Methodology is probably not a strong point for international courts or international law in general.
In “Determining Customary International Law: The ICJ’s Methodology between Induction, Deduction and Assertion”, Stefan Talmon argues that: to determine the rules of customary international law, the ICJ does not use one single methodology but, instead, uses a mixture of induction, deduction and assertion. Interestingly, regardless what it may say on the subject, the Court in a majority of cases has not examined the practice and opinio juris of states. It has simply asserted the rules that it applies.
The abstract partly reads:
The article aims to refocus attention on the methodology used by the Court when determining the rules of customary international law that it applies, and it highlights the role played by methodology in the development of customary international law. It starts by defining the terms ‘induction’ and ‘deduction’ and examining their use by the Court. It then explores the situations in which the Court uses inductive and deductive reasoning, the different forms and functions of deduction and the relationship between the two methods. The article challenges the various theories distinguishing between inductive and deductive custom and demonstrates that the main method employed by the Court is neither induction nor deduction but, rather, assertion.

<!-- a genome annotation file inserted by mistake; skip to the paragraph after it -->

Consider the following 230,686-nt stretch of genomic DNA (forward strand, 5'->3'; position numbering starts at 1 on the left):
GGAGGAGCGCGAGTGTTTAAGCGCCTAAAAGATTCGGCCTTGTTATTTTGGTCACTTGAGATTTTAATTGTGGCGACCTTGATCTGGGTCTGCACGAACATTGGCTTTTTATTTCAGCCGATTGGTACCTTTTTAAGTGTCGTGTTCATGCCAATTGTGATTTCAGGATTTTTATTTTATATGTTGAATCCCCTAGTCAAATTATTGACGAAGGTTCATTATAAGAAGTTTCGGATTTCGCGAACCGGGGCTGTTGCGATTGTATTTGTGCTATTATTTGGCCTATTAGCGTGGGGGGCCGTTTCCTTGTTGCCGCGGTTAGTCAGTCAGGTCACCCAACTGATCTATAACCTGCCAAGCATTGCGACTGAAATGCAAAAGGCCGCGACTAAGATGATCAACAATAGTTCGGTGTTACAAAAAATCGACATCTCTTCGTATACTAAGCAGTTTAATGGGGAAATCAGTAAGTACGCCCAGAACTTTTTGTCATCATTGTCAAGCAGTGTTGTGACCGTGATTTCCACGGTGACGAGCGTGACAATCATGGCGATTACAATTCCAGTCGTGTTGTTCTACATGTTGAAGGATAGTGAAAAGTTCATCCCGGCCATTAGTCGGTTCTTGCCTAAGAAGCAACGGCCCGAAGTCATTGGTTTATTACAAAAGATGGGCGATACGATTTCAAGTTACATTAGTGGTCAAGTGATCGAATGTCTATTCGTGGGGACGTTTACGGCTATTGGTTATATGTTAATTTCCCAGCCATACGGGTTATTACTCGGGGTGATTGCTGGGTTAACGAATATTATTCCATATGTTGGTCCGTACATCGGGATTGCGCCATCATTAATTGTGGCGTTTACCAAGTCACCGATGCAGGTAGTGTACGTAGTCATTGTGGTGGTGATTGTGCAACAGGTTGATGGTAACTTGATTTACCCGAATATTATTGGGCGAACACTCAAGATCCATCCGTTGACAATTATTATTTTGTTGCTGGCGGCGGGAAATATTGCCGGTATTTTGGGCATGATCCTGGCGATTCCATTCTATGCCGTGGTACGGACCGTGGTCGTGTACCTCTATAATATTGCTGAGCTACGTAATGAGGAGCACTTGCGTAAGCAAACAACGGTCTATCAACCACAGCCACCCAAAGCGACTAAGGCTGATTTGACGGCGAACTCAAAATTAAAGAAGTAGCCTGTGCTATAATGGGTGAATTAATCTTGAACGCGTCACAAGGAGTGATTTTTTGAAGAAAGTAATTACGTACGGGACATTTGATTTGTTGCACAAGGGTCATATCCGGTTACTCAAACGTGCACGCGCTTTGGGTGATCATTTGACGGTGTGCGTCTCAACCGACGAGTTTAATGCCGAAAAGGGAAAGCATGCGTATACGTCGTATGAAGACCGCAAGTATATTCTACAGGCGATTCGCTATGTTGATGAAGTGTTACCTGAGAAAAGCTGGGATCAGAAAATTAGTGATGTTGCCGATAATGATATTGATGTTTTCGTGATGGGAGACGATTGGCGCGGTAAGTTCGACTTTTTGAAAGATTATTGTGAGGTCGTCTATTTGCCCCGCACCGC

Text is available here.